We think the borough president doth protest too much.
Last week, Borough President Markowitz used the otherwise pleasant occasion of his annual Brooklyn Book Festival to lambaste the media — particularly the New York Post and Daily News — for a spate of recent stories that revealed a) that a slush fund of public money that he controls intentionally skirts city scrutiny; b) that his years of shilling for Bruce Ratner’s Atlantic Yards project has resulted in hundreds of thousands of dollars in contributions from Ratner to that slush fund; and c) his “busy” schedule is filled largely with ceremonial events.
At the Sept. 14 book event, Markowitz was on stage with legendary Brooklyn-raised author Pete Hamill, who asked, “What’s the most surprising thing you learned … about the nature of the job, the nature of Brooklyn?”
The answer to the innocuous question — a full transcript of which is on the excellent Web site, the Atlantic Yards Report — is pure Markowitz in its anger and vindictiveness towards the media.
“Today, when press calls … 99 percent of the time, 99 percent!, they only call for one reason: because they think evil exists and they automatically assume that every elected official is a bum. Period. A bum,” Markowitz said. “Every elected official is corrupt.”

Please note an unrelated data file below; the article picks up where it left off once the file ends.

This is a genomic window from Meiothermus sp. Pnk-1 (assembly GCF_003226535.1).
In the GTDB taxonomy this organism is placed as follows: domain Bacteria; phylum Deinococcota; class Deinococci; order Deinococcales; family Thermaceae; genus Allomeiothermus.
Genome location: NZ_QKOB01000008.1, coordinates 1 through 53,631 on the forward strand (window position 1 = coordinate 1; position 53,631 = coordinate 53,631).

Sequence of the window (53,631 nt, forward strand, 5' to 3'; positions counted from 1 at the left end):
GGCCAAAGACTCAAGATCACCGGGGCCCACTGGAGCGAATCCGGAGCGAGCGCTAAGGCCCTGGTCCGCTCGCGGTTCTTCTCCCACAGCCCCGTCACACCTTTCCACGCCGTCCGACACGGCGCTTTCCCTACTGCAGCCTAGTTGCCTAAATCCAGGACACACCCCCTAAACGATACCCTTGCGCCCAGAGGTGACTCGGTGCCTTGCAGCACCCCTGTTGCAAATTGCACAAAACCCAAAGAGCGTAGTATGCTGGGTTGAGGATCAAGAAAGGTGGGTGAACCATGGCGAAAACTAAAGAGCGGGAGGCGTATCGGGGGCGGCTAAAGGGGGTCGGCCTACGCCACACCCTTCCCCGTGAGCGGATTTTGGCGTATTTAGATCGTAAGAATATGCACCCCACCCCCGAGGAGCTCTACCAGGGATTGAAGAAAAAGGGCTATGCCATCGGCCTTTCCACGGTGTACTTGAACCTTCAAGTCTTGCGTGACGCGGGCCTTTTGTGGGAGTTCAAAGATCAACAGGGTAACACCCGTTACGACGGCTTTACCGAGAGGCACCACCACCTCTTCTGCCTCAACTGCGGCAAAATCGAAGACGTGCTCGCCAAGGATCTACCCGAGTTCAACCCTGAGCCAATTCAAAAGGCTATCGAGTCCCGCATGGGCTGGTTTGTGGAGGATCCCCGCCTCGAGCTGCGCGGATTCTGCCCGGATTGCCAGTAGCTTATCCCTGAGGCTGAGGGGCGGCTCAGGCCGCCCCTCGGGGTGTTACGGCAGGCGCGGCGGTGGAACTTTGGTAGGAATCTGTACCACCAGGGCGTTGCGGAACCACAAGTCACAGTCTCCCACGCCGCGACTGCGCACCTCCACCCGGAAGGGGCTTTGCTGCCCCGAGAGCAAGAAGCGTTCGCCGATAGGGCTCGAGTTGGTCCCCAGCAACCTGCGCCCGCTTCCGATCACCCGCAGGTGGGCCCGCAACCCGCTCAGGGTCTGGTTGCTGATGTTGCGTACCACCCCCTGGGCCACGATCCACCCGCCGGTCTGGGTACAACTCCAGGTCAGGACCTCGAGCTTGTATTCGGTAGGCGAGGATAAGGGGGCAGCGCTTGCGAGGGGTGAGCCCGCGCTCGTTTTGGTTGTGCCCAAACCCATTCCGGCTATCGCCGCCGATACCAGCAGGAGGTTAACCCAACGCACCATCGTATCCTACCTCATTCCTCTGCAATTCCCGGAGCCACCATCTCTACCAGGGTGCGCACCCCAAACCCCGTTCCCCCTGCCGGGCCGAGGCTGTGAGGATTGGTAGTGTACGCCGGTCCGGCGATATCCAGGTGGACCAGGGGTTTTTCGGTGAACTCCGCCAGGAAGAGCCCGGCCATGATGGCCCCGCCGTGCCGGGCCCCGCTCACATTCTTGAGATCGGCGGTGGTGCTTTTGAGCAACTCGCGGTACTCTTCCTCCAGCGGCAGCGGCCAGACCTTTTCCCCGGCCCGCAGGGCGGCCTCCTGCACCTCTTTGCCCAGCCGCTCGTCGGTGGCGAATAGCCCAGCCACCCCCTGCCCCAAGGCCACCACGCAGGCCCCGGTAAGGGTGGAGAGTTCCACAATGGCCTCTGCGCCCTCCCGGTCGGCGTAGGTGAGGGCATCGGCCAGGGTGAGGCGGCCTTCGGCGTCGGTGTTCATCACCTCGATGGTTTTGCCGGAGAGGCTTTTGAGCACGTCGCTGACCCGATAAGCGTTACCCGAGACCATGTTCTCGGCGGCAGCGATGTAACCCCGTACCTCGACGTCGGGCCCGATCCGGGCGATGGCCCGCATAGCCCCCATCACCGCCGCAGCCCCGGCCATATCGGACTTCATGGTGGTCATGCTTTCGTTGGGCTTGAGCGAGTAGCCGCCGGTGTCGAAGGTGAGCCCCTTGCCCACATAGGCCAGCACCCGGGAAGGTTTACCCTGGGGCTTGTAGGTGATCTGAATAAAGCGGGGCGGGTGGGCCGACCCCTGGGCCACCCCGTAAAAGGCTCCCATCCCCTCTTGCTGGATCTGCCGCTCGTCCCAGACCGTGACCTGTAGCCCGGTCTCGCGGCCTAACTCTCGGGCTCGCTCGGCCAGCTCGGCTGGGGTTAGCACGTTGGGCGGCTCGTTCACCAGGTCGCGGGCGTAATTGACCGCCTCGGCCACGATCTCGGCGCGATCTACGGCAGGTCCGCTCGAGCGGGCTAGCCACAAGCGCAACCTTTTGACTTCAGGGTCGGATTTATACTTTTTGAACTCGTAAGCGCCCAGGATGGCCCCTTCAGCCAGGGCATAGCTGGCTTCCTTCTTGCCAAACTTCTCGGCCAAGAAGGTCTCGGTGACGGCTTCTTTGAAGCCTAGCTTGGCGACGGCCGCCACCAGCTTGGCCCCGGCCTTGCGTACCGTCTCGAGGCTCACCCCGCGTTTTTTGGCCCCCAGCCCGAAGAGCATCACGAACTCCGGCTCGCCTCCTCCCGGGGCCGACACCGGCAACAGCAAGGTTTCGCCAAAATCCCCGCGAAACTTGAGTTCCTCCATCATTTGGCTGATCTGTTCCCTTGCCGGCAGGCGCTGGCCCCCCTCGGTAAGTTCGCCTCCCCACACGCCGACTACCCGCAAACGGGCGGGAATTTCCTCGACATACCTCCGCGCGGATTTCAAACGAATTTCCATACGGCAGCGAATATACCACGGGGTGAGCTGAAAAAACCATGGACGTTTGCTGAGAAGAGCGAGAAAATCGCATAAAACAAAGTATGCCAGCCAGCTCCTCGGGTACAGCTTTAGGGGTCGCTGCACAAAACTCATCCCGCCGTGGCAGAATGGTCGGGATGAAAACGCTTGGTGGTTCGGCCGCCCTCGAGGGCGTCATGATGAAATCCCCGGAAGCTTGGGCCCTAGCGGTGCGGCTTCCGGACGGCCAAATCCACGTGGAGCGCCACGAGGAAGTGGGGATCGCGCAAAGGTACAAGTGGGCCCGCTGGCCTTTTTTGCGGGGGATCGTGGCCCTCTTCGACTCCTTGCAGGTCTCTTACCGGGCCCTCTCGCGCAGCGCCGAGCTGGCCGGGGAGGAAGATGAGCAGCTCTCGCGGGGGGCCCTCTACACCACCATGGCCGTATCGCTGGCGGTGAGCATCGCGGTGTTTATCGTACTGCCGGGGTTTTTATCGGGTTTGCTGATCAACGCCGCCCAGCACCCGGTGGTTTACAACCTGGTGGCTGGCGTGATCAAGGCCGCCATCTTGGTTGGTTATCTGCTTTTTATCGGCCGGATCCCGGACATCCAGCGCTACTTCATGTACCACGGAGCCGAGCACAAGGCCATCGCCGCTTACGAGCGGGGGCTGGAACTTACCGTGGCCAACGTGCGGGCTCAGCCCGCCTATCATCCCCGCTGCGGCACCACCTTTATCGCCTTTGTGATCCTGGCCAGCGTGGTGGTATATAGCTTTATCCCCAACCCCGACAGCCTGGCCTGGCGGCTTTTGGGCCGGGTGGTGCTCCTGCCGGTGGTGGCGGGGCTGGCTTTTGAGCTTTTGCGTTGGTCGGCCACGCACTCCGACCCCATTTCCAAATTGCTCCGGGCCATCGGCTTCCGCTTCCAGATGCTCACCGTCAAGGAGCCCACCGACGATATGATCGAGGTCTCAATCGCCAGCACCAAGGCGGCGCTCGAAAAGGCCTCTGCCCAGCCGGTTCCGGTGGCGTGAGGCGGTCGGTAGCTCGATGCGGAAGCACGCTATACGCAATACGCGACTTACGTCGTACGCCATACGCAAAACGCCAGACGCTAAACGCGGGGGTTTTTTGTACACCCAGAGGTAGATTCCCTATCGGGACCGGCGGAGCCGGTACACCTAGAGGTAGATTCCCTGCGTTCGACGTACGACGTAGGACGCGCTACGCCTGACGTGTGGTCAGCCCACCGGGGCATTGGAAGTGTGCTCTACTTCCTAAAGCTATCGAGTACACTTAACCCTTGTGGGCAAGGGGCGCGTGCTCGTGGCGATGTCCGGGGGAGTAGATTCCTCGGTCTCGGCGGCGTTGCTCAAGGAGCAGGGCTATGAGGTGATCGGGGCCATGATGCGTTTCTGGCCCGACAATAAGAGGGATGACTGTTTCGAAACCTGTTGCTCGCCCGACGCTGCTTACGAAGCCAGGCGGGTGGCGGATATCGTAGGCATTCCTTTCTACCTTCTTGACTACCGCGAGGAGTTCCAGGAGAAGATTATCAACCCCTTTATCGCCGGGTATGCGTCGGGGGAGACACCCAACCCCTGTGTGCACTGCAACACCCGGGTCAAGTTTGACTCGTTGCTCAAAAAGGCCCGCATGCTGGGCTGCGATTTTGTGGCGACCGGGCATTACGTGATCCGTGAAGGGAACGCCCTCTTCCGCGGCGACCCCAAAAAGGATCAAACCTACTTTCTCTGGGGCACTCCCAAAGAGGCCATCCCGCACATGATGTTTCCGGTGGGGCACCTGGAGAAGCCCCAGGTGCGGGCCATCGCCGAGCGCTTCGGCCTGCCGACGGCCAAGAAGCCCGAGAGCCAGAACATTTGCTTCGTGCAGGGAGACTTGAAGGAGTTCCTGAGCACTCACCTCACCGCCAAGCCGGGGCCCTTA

No, not every elected official is corrupt. But Markowitz would serve his constituents far better if he would answer legitimate media inquiries rather than hurling McCarthyite smears against the working press.
For example, Markowitz needs to explain:
• Who are the recipients of contracts from his “Best of Brooklyn” charity and why four recent contracts conveniently amount to $24,999 each — one dollar short of the level requiring oversight by the city comptroller.
• How he can serve his function under the city charter as a counterweight to New York’s strong mayor’s office when Mayor Bloomberg gave Markowitz $900,000 last year for two concert series he oversees.
• The inner workings of the deal he has with the Courier-Life newspaper chain to publish his “Brooklyn!!” promotional publication. A Brooklyn Paper review discovered that publicity and printing are a huge part of Borough Hall’s discretionary budget — costs that could be a payback to the Courier-Life chain for its consistently positive coverage of Markowitz.
• Whether he supports Atlantic Yards because he honestly thinks the proposed 16-skyscraper, public-subsidy-devouring, ill-conceived monstrosity will improve the lives of his constituents or because his friend Bruce Ratner keeps pouring cash into Markowitz’s personal slush fund.
Markowitz can decry the press all he wants, but until he offers explanations, people will see him for what he really is: A man who hopes that the booming voice he uses to champion Brooklyn will drown out questions about what he’s actually doing and whom he actually serves.